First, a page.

Challenging The Rules(s) of Law: Colonialism, Criminology - download pdf or read online

By Kalpana Kannabiran, Ranbir Singh

ISBN-10: 0761936653

ISBN-13: 9780761936657

During the last 3 many years human rights routine in India have again and again interrogated platforms of legal justice within the state. the troubles have ranged from addressing the matter of arbitrary detention in the course of the emergency to developing complete groups as legal thereby justifying pressured dispossession and/or mass violence. whereas overt violence via country actors and their complicity in violence by way of dominant deepest actors has been a big main issue, there has additionally been the matter of the abdication by means of the country with appreciate to provision of the capacity for naked lifestyles to a majority of the folks, the denial of definitely the right to reveal lifestyles compounding their vulnerability to a repressive rule of legislation. there's a frequent reputation of the truth that the legislation is unequal in particular by way of entry to and supply of justice, inequality of technique negating the elemental warrantly of equality. This number of essays re-examines the sphere of criminology via an interdisciplinary lens, hard within the strategy unproblematic assumptions of the guideline of legislation and commencing out avenues for a renewed and radical restatement of the contexts of legal legislation in India. This assortment is an important step in the direction of mapping the ways that interdisciplinary examine and human rights activism may possibly tell criminal praxis extra successfully and holistically. The members are a various team largely revered activists, bureaucrats, students, and pros who proportion issues on legal justice structures and the necessity to entrench human rights within the Indian polity.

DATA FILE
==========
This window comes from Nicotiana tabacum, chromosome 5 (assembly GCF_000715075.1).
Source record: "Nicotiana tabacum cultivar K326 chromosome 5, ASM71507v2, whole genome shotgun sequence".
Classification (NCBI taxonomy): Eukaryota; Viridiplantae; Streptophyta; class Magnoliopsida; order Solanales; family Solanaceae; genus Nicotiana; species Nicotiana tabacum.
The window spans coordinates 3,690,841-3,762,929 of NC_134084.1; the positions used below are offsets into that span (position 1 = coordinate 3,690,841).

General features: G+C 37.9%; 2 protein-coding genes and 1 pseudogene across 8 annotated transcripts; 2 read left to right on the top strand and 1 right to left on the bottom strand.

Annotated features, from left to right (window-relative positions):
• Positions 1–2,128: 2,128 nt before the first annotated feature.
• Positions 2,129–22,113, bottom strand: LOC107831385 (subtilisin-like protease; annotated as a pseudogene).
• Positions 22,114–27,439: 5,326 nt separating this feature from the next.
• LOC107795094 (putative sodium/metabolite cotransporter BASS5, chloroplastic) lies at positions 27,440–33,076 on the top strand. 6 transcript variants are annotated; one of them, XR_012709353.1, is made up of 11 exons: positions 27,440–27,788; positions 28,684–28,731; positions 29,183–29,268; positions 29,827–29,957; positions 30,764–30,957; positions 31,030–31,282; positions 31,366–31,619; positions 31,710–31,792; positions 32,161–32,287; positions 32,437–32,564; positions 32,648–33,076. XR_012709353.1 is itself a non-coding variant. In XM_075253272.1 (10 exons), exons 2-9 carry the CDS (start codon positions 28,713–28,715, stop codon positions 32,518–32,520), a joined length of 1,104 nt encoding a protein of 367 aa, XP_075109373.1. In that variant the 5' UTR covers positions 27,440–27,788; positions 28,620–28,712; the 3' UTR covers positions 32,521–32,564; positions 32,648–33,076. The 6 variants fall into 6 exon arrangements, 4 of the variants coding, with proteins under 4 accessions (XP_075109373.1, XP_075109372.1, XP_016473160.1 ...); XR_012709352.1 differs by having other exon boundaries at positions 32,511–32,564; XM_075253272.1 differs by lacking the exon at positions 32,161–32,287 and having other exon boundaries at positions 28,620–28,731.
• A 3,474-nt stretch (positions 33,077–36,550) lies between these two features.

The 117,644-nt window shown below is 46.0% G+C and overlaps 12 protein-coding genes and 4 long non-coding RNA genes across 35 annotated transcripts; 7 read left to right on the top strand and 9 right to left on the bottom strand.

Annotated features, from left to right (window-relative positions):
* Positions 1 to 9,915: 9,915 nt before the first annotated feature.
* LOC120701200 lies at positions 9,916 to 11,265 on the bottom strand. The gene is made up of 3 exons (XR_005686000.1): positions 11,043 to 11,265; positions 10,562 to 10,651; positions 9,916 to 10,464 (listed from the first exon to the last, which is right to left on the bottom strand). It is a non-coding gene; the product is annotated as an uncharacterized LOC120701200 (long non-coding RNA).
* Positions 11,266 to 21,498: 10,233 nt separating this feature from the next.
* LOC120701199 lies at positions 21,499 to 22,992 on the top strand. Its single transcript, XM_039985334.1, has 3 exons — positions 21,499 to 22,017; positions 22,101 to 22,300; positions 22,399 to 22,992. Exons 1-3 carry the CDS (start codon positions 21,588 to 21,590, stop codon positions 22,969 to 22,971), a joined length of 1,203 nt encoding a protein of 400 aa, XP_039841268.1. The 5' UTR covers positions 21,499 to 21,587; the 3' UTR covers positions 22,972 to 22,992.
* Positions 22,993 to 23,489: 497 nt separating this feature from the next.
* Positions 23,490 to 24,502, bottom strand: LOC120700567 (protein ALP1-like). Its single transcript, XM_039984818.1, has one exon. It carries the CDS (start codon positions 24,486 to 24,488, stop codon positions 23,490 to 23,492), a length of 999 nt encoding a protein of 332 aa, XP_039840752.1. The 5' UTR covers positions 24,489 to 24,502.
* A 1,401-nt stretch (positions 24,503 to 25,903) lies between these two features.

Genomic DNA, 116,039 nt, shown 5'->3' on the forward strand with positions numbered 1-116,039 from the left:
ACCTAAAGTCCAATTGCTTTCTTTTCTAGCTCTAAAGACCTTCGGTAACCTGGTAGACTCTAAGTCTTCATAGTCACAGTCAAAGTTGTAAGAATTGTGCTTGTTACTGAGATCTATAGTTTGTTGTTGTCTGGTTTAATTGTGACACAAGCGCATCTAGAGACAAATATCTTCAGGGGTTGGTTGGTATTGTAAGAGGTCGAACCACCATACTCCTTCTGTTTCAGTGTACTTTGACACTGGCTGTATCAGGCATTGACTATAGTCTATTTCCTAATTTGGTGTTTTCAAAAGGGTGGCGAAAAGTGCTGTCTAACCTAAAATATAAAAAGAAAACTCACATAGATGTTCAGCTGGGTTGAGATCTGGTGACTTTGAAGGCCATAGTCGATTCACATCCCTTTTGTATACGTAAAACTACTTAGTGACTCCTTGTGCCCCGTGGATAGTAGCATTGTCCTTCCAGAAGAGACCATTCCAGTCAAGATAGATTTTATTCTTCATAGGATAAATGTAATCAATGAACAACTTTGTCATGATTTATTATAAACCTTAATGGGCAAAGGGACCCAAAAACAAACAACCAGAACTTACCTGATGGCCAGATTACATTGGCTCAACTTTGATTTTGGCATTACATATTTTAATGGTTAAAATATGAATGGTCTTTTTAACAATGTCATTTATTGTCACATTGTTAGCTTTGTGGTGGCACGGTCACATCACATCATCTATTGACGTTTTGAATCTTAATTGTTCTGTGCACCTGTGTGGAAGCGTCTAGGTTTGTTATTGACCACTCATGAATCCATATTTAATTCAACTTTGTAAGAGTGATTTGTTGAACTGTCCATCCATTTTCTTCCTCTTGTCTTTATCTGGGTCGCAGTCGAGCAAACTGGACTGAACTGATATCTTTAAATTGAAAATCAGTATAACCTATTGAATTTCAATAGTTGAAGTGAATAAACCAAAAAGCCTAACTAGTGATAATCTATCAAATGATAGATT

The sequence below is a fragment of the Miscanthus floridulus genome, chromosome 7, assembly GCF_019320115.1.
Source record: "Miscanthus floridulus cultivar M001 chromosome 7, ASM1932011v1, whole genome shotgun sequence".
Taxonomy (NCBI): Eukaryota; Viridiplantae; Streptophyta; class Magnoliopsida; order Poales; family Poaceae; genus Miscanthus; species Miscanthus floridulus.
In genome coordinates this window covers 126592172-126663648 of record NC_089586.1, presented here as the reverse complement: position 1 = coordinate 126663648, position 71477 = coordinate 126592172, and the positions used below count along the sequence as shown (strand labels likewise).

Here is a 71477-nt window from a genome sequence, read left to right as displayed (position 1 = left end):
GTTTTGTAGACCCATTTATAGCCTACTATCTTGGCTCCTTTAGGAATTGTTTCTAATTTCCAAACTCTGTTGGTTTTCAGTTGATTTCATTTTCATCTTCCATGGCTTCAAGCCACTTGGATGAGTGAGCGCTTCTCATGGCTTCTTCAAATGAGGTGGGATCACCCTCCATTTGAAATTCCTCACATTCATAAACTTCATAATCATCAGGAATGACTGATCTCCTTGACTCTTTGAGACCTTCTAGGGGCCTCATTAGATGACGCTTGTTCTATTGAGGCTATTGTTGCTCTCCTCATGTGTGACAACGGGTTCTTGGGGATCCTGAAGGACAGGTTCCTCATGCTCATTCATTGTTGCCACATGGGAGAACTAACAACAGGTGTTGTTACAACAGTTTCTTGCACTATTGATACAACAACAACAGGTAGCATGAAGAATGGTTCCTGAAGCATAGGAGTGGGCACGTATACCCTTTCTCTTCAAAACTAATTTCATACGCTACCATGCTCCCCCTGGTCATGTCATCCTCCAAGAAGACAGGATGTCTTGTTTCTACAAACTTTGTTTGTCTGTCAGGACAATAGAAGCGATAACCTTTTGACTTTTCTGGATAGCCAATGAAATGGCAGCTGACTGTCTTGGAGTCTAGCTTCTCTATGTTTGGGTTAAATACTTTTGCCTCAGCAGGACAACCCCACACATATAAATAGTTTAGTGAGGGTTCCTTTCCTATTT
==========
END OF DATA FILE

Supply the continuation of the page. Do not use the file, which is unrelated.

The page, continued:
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Extra info for Challenging The Rules(s) of Law: Colonialism, Criminology and Human Rights in India

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As described in the foregoing sections, the Indian nomadic communities carried baggage historically attached to the European gypsy, vagabond, a lower race, a savage tribe, a colonial Irish subject, a vagrant and an immigrant/migrant. It is interesting to note in the official records the contradictory views about the nomadic communities. Through the late 19th and early 20th centuries, while one section of British administrators discussed the nomadic tribes as the ‘dangerous classes’ of India, another section was well aware that many of the traditionally ‘wandering’ groups were law-abiding and productive visitors to village societies.

Vorspan, Rachel. 1977. ‘Vagrancy and the New Poor Law in Late-Victorian and Edwardian England’, English Historical Review, XCII: 72, quoted in Hansen 2005, op. cit. 74. Ener 1999, op. cit. 75. Radhakrishna 2001, op. , ‘Introduction’, Chapters 1 and 2. 76. ‘When the law defines begging (Bombay Prevention of Begging Act, 1959), it also takes into its gambit…soliciting or receiving alms in a public place and includes any one having no visible means of subsistence and, wandering about or remaining in any public place in such condition or manner, as makes it likely that the person doing so exists by soliciting or receiving alms.

50. In fact, this is now a well-recognised fact by researchers on nomads, in general. An author has noted the traditional trade routes of the Gaduliya lohars, a ‘criminal tribe’. Ruhela, Satya Pal. 1984. The Children of Indian Nomads, p. 57. New Delhi: Sterling Publishers. Similarly, ‘it-rah’—trade routes—of another nomadic community is mentioned in Barth, Frederik. 1961. Nomads of South Persia—the Basseri Tribe of Khamesh Confederacy. Oslo: Oslo University Press. 56. Lucassen et al. 1998. op. , pp.

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Challenging The Rules(s) of Law: Colonialism, Criminology and Human Rights in India by Kalpana Kannabiran, Ranbir Singh


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